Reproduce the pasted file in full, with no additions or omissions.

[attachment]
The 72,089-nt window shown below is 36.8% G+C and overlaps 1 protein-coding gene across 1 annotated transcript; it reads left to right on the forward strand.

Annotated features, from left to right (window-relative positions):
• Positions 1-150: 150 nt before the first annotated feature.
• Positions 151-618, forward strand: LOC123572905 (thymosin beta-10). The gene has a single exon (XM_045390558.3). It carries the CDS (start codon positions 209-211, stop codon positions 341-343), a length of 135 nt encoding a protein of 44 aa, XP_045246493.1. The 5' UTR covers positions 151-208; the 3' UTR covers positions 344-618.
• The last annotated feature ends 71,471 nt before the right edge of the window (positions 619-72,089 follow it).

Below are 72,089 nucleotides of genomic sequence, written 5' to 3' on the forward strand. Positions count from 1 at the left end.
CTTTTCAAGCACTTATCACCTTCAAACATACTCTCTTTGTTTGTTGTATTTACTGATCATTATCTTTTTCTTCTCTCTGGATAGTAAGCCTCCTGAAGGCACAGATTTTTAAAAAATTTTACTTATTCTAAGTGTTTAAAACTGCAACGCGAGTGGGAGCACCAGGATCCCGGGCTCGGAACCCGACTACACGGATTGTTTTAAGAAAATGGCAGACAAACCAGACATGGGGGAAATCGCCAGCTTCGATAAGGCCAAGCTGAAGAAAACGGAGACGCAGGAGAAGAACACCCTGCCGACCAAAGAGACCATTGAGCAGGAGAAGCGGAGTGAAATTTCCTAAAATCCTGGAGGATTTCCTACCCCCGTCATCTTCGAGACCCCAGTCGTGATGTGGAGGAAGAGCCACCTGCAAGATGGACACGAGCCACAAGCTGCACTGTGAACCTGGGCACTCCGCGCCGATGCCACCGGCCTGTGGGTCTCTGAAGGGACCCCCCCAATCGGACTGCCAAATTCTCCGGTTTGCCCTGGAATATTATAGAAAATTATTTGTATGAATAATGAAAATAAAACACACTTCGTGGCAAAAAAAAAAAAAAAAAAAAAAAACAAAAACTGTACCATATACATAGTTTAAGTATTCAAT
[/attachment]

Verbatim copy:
The 72,089-nt window shown below is 36.8% G+C and overlaps 1 protein-coding gene across 1 annotated transcript; it reads left to right on the forward strand.

Annotated features, from left to right (window-relative positions):
• Positions 1-150: 150 nt before the first annotated feature.
• Positions 151-618, forward strand: LOC123572905 (thymosin beta-10). The gene has a single exon (XM_045390558.3). It carries the CDS (start codon positions 209-211, stop codon positions 341-343), a length of 135 nt encoding a protein of 44 aa, XP_045246493.1. The 5' UTR covers positions 151-208; the 3' UTR covers positions 344-618.
• The last annotated feature ends 71,471 nt before the right edge of the window (positions 619-72,089 follow it).

Below are 72,089 nucleotides of genomic sequence, written 5' to 3' on the forward strand. Positions count from 1 at the left end.
CTTTTCAAGCACTTATCACCTTCAAACATACTCTCTTTGTTTGTTGTATTTACTGATCATTATCTTTTTCTTCTCTCTGGATAGTAAGCCTCCTGAAGGCACAGATTTTTAAAAAATTTTACTTATTCTAAGTGTTTAAAACTGCAACGCGAGTGGGAGCACCAGGATCCCGGGCTCGGAACCCGACTACACGGATTGTTTTAAGAAAATGGCAGACAAACCAGACATGGGGGAAATCGCCAGCTTCGATAAGGCCAAGCTGAAGAAAACGGAGACGCAGGAGAAGAACACCCTGCCGACCAAAGAGACCATTGAGCAGGAGAAGCGGAGTGAAATTTCCTAAAATCCTGGAGGATTTCCTACCCCCGTCATCTTCGAGACCCCAGTCGTGATGTGGAGGAAGAGCCACCTGCAAGATGGACACGAGCCACAAGCTGCACTGTGAACCTGGGCACTCCGCGCCGATGCCACCGGCCTGTGGGTCTCTGAAGGGACCCCCCCAATCGGACTGCCAAATTCTCCGGTTTGCCCTGGAATATTATAGAAAATTATTTGTATGAATAATGAAAATAAAACACACTTCGTGGCAAAAAAAAAAAAAAAAAAAAAAAACAAAAACTGTACCATATACATAGTTTAAGTATTCAAT